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Published on 11th September 2017

The connected home: Transforming the way we live

Smartphones, tablets, wearable tech… Smart devices are all around us today, shaping our lives. When it comes to where we live, are we any closer to the science-fiction image of a seamlessly connected home?

Over 65 years ago, ‘The Happylife Home’ was already in the head of author, Ray Bradbury. His 1950 short story ‘The World the Children Made’ (republished a year later as ‘The Veldt’) was filled with machines that carried out every domestic task. Today, as we ask ‘Siri’ and instruct ‘Alexa’, voice-controlled devices provide a glimpse of tomorrow’s home. What is the future here? Gateway takes a look at what some leading experts think.

What is the connected home?

In a connected (or smart) home, occupants control gadgets, devices and appliances remotely, often using a smartphone or tablet. Right now, early adopters are able to adjust their home’s thermostat or lighting, open and close blinds and unlock doors this way, and even receive text alerts, such as when the children arrive back from school. From heating to security systems and home entertainment, many aspects of our home can be controlled through the touch of a button or a voice command. It’s possible to create schedules to automate domestic tasks, with some devices even learning how occupiers live, adjusting the set-up accordingly. A connected home also enables certain devices to ‘talk’ to each other to share files, such as digital media. One example of this would be viewing photographs on a SmartTV that are stored on a laptop in another room.

How does it work?

The connected home operates over the internet, using a smartphone, tablet, laptop or other networked device and a series of apps. Connecting these smart devices is referred to as the Internet of Things (IoT) technology and it’s a relatively recent concept. Electronic sensors can be integrated with connected devices for further convenience, such as turning off the lights automatically when someone leaves the room. Wireless sensors inside a fridge can alert the owner to the quantity and quality of produce inside, rather than waiting to get home to discover there’s no milk.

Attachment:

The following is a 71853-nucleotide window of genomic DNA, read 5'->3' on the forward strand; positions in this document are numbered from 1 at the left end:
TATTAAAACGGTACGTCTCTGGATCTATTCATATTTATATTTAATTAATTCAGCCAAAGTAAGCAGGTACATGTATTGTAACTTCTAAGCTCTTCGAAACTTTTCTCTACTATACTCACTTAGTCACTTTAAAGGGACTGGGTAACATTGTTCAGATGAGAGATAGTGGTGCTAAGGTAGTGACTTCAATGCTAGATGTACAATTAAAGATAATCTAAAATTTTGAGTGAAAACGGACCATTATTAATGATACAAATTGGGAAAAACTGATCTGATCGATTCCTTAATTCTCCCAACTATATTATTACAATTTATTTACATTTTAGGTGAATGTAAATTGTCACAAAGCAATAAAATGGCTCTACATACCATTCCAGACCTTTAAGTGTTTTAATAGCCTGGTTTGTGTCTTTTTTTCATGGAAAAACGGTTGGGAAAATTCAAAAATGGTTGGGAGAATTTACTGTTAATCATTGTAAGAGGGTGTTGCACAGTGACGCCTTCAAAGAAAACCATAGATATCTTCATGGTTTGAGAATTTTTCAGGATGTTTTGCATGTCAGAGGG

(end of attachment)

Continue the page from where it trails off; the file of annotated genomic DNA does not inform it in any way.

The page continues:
Why live in a connected home?

Having time and money are the main reasons. In its ‘Connected home’ report, PwC categorises the benefits of a connected home into four areas: improved comfort, greater well-being, enhanced lifestyle and financial savings, especially when it comes to energy management. 30% of respondents to a PwC external consumer survey said that reduced energy bills would be the main motivator for purchasing smart home technologies or adding to their existing ones. Home entertainment is another growing area. Entertainment companies have been some of the earliest adopters of connected technologies, as audiences move away from watching schedule programmes to personalised preferences. Advances are also being made in the areas of security systems and lighting. By 2020, PwC predicts that the connected home market could be worth some US$150 billion globally.

What next?

“The market has some way to go before it reaches its full potential,” reports McKinsey & Company, who surveyed 3,000 households for their views on the connected home in 2015–16 (see There’s No Place Like [A Connected] Home’). The management consultant highlights that the connected device proposition remains unclear and adopters face some common challenges. In a fragmented marketplace, solutions are being offered by many different providers to solve ad hoc problems. This means different smart devices don’t really talk to each other yet or it’s difficult to achieve integration. Currently, the market lacks a comprehensive solution or platform, perhaps because this need doesn’t yet resonate with mainstream consumers? Mckinsey concludes that, for the next leap, a range of organisations will need to come together to lead, rather than react, to demand. This will include hardware and consumer electronics manufacturers, telecom and cable providers, retail outlets, software and platform developers and service providers, including utility and home security companies.

Along with seamless integration between devices and apps, other issues to consider include security, privacy and data ownership. Development in superfast broadband and wi-fi will also be fundamental. The coming of 5G by 2020 – predicted to be 100 times or so better than 4G – will make the truly connected home more possible.

The potential, however, is clearly there and the growth in connected homes continues, says Mckinsey, from 17 million in 2015 to 29 million today in the US (one of the most advanced markets in this new area).

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